For patients with insurance, printing the forms for the laboratory of choice, having the physician fill out the appropriate fields, and taking the forms to a phlebotomy lab, are often all that is required. However, many insurance carriers will not pay for testing without pre-certification. Patients and/or physician office staff should call the carrier prior to having blood drawn to avoid surprise bills. In addition, as with all bills sent for payment to insurance carriers, each insurer has their own policies about which tests will be covered and which denied. In our experience, with appropriate attention to precertification, insurance companies will cover genetic testing for inherited eye disease about 80% of the time. However, it still behooves the physician to tell patients that each insurance plan is different, and that it is always safest to get a precertification number before even having the blood drawn. Because of the recent proliferation of fee for service genetic tests for all types of genetic disorders, many certified genetic counselors and genetic nurse specialists have become expert at getting precertification and coverage for genetic testing. For many clinicians, the most efficient way to obtain testing for a given patient is to refer them to a general genetics clinic with their suspected ocular diagnosis and paperwork for a lab offering testing in hand. This collaboration between ophthalmologist and geneticist/genetic counselor is ideal because the ophthalmologist can provide the clinical diagnosis, then the genetics clinic can organize DNA testing, interpret the results, and offer genetic counseling.

In many academic medical centers genetic eye disease clinics are being formed, which include an ophthalmologist with a specialty in genetic eye disease, in collaboration with a geneticist and/or genetic counselor. These combination clinics can provide the best of both worlds in just one visit for the patient.

Fee for service laboratories will generally send the results to the ordering physician so he/she can discuss those results with the patient. The ordering physician must have a plan in advance for who will discuss and interpret the results with the patient. Many ophthalmologists prefer to work with a geneticist who will meet with the patient once the results of testing are obtained, since the discussion may be very complex. Recurrence risk in offspring, risk to other family members, reproductive options, and how to interpret both positive and negative results are outside the scope of many ophthalmologists' realm of practice. It is important to remember that essentially all genetic eye disease is heritable, but not all genetic eye disease is inherited. Spontaneous new mutations are not uncommon. In these patients there is no family history, but the genetic mutations may be passed on to subsequent generations. Some diseases have protean manifestations that only a very careful family history or examination of additional family members can elicit.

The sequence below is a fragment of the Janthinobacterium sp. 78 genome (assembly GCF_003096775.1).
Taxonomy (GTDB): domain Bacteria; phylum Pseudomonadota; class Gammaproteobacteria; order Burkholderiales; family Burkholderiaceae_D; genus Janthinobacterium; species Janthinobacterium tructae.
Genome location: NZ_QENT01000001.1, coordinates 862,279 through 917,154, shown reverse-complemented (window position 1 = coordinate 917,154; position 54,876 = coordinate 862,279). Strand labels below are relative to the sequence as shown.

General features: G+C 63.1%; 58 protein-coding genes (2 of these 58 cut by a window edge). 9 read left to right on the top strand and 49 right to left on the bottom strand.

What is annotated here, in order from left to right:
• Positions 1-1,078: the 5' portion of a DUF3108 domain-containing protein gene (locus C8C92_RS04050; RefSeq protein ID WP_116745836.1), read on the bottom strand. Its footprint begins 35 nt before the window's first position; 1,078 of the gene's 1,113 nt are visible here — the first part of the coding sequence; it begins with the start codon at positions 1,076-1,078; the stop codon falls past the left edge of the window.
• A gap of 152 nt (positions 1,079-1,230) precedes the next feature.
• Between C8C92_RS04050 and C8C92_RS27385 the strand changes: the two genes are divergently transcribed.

What the ophthalmologist can and should do is identify patients with likely genetic eye disease and make a tentative clinical diagnosis to direct genetic testing. Other members of the team can perform the genetic test, help explain it to the patient and help counsel the patient and their family. Thus a good working relationship between the patient, ophthalmologist, the laboratory, and the counselor is key to taking maximal advantage of genetic tests that are currently available.

Why is molecular genetic testing important in pediatric ophthalmology?

Molecular genetic testing is important for children with ocular diseases for a number of reasons. First, it is it critical for accurately diagnosing certain diseases. While a number of ocular diseases in children can be diagnosed based solely on clinical findings, there are certain diseases that cannot be diagnosed with confidence without molecular genetics. For example, in children without a family history of optic atrophy, it is only possible to definitely diagnosis Kjer's optic atrophy (OPA1) using molecular genetics.3 There are other diseases in which molecular genetic testing can confirm the diagnosis in a situation in which the clinical findings are suggestive of one disease, but there is some overlap with other diseases. For example, a child may have findings suggestive of autosomal dominant familial exudative vitreoretinopathy (FEVR) caused by the frizzled-4 gene 4, but because of the overlap with other diseases such as persistent fetal vasculature and retinopathy of prematurity, molecular genetics may be necessary to definitely establish the diagnosis.5 While a positive test may be diagnostic, a negative test is not helpful in this disorder since there are several different genes and different modes of inheritance; it is estimated that only about 20% of index cases of FEVR are caused by currently detectable frizzled-4 gene mutations while another 20% are caused by mutations in LRP5, making the genetic diagnosis rate about 40% overall.6,7

Molecular genetic testing can often more accurately establish the risk of the disease occurring in future pregnancies as well as in the offspring of the child than can clinical diagnostics alone.